Snowmageddon warnings in North America come from tropics more than Arctic stratosphere
Winter weather patterns in North America are dictated by changes to the polar vortex winds high in the atmosphere, but the most significant cold snaps are more likely influenced by the tropics, scientists have found.
A team led by the University of Reading conducted the first ever study to identify how the four main winter weather patterns in North America behave depending on the strength of the stratospheric polar vortex. This is a ribbon of wind and low pressure that circles the Arctic at heights of 10-50km, trapping cold air inside.
It is already well established that the vortex wind strength influences weather in Europe and Asia, and the study revealed it also has a strong effect on three out of the four main winter weather patterns in North America, giving forecasters an additional tool to understand potentially high-impact weather during winter.
The study, published in Geophysical Research Letters, also revealed that, unlike in Europe, the most extreme cold snaps affecting the whole of North America are not most likely to occur after a weak vortex. Instead, the shape of the vortex and conditions in the tropics were identified as stronger influences of these conditions.
Simon Lee, atmospheric scientist at the University of Reading and lead author of the study, said: "Despite the most extreme cold snaps experienced in North America often being described as 'polar vortex outbreaks,' our study suggests vortex strength should not be considered as a cause.
"We know that a weakened polar vortex allows cold air to flood out from the Arctic over Europe and Asia, but we found this is surprisingly not the case the other side of the Atlantic.
"In fact, our work suggests we should actually look south to conditions around the equator, rather than north to the Arctic, for the causes of these widespread freezing conditions in North America.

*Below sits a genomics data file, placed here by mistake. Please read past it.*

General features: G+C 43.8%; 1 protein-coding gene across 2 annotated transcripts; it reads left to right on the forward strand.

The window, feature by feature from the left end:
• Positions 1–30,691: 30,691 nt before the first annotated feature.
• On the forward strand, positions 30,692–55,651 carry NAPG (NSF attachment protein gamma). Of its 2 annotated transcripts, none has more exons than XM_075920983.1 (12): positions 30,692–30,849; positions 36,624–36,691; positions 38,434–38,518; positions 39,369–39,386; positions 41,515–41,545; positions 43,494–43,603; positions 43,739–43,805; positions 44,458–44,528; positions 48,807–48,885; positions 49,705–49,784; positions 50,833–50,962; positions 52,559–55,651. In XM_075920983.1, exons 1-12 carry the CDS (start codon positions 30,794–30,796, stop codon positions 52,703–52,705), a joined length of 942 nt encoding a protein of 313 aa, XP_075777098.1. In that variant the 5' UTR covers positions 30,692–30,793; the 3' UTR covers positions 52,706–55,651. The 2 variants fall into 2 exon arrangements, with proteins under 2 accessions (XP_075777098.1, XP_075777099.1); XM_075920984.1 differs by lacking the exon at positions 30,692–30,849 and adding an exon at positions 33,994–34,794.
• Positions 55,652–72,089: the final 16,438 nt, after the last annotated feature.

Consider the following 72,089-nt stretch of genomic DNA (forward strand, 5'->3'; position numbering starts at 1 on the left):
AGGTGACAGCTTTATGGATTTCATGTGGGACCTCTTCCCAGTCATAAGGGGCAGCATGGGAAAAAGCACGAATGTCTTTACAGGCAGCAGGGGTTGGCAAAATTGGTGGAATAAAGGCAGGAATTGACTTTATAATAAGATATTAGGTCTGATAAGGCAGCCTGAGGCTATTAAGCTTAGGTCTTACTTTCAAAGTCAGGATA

"Our results did reveal that the polar vortex strength provides useful information on the likelihood of most weather patterns over the US and Canada further in advance, including some potentially disruptive temperature changes or heavy rain. The more accurate information populations have about upcoming changes in weather, the better they can prepare."
One of the clearest suggested effects of a strong vortex was a 10-15% likelihood of extremely cold conditions in western parts of North America, including Alaska, but milder conditions in central and eastern parts of the US.
Another weather pattern found to most often follow neutral or strong vortex wind speeds brings temperatures 5°C above normal and wetter weather in the eastern US.
The exception in the results was that the weather pattern associated with the highest chance of the most widespread extreme cold in North America, in which average temperatures in the central US are more than 5°C below normal, was not found to have a strong dependence on a weaker vortex, as it does in Europe.
They found widespread extreme cold is more common when an area of high pressure extends up to Alaska, and the polar vortex stretches down towards North America—pushing cold Arctic air southward in the lower atmosphere.
The scientists say the influence of the stratosphere on weather patterns, as well as how this interacts with long-term weather patterns in the tropics like El Niño, should be studied further and incorporated into forecasts to improve their accuracy.